Can California and its communities fit together regional plans, local plans, state housing requirements, and new state requirements on greenhouse gas emissions reductions?
Probably not, according to panelists speaking this morning at the California Chapter, American Planning Association conference in Hollywood.
SB 375 – the regional planning bill designed to implement the state's greenhouse-gas emissions reduction requirements in the land use arena – does create closer ties between transportation planning and planning for affordable housing. But there's still a disconnect between regional plans and local plans – deliberately.
The bill, which has passed the legislature and is currently sitting on the governor's desk, would require Metropolitan Planning Organizations to create "sustainable communities plans" that conform with greenhouse gas emissions reduction targets generated by the California Air Resources Board. The bill would then provide transportation funding incentives and truncated review -- or exemptions -- under the California Environmental Quality Act for projects that conform to the sustainable communities plan.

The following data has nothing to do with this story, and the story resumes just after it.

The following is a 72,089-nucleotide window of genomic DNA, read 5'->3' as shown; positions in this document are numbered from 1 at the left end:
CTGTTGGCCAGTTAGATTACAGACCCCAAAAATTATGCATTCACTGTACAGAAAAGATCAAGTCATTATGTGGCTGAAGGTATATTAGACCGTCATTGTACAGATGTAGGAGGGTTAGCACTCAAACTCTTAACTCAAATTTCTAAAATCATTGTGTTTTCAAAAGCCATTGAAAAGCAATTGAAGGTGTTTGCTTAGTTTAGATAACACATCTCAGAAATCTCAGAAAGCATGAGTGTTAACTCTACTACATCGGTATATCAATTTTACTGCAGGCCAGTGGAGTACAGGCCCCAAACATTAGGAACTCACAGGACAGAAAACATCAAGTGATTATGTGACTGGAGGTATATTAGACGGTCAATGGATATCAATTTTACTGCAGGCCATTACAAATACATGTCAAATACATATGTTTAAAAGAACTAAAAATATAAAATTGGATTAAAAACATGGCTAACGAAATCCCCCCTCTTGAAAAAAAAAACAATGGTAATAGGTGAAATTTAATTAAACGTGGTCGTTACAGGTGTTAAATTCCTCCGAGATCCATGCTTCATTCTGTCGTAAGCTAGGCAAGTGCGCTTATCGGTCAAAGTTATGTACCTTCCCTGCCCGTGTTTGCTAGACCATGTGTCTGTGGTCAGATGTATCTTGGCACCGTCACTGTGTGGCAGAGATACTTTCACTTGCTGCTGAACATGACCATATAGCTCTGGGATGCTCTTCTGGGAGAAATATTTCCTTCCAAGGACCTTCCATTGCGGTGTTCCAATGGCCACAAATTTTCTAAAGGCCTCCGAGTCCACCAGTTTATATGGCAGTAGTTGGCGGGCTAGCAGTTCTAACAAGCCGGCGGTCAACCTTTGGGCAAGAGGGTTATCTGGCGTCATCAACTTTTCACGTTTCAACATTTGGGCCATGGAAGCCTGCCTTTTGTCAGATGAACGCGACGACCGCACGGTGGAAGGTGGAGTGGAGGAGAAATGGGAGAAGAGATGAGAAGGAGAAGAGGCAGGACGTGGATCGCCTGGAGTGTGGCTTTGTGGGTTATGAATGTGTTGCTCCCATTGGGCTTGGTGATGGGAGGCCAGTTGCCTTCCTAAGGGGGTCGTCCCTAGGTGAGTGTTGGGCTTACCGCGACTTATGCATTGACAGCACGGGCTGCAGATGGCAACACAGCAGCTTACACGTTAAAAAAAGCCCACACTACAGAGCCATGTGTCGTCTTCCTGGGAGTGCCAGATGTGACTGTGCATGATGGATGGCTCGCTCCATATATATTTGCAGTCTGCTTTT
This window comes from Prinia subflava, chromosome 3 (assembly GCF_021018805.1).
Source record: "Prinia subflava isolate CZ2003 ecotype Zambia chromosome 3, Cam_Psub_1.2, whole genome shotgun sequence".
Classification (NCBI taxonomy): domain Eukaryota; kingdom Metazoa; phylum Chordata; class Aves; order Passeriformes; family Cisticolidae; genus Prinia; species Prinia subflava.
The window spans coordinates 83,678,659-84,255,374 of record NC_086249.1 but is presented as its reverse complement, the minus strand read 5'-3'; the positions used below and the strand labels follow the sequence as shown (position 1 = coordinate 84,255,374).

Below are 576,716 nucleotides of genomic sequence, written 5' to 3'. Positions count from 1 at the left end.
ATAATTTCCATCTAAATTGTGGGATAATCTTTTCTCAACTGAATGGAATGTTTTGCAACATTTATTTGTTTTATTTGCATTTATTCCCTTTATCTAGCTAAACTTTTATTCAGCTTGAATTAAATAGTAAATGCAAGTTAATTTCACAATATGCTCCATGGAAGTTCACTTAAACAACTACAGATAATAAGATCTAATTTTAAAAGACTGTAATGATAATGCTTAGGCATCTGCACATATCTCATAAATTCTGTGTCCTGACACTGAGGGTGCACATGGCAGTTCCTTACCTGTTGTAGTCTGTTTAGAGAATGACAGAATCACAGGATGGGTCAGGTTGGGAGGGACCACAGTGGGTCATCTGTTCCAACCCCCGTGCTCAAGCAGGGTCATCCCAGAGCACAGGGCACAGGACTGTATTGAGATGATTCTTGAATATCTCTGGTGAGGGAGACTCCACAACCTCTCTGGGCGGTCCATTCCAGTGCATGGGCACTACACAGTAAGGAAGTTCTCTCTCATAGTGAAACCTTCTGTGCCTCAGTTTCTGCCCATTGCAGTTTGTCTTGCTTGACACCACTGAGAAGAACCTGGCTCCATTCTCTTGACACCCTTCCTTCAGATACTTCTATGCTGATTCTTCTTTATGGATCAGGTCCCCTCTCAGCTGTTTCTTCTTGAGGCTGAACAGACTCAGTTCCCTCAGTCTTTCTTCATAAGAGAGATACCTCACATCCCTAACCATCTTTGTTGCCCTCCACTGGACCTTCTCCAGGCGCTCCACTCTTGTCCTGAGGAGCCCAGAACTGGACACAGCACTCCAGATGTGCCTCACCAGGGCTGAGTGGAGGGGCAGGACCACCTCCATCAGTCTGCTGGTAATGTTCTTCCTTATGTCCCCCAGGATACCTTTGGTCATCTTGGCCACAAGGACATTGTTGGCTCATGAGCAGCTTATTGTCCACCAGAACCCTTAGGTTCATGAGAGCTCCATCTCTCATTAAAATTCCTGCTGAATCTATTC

There may also be better connections to the state's Regional Housing Needs Assessment process, which will now operate on an eight-year rotation rather than a five-year rotation, partly to match it up to the federally driven Regional Transportation Plan schedule.
But local government lobbyists succeeded in including language protecting local land use authority. SB 375 specifically states that the regional planning process created under the bill does not usurp local land use authority. Translation: The regional "sustainable communities plan" and a city's housing element don't need to line up.
"The regional plan could contemplate putting units in one location and the local plan could put those units in another location in the same jurisdiction," said Bill Higgins, land use lobbyist for the League of California Cities.
Of course, under the terms of SB 375, if an affordable housing project conforms to the regional plan, it may qualify for a CEQA exemption – even if it conflicts with the local plan. And a project that conforms with the local plan may not qualify for a CEQA break if it does not conform to the regional sustainable communities plan.
Presumably, these provisions are supposed to encourage local governments to conform to the regional plan, even though consistency is not required.
"We fought really hard to make SB 375 not just another top-down planning process from Sacramento," said Pete Parkinson, CCAPA's vice president for legislative affairs. However, Parkinson warned that local governments cannot simply ignore SB 375. The planning processes created by the bill "place a huge responsibility on local governments to pay attention to this process," he said.
-- Bill Fulton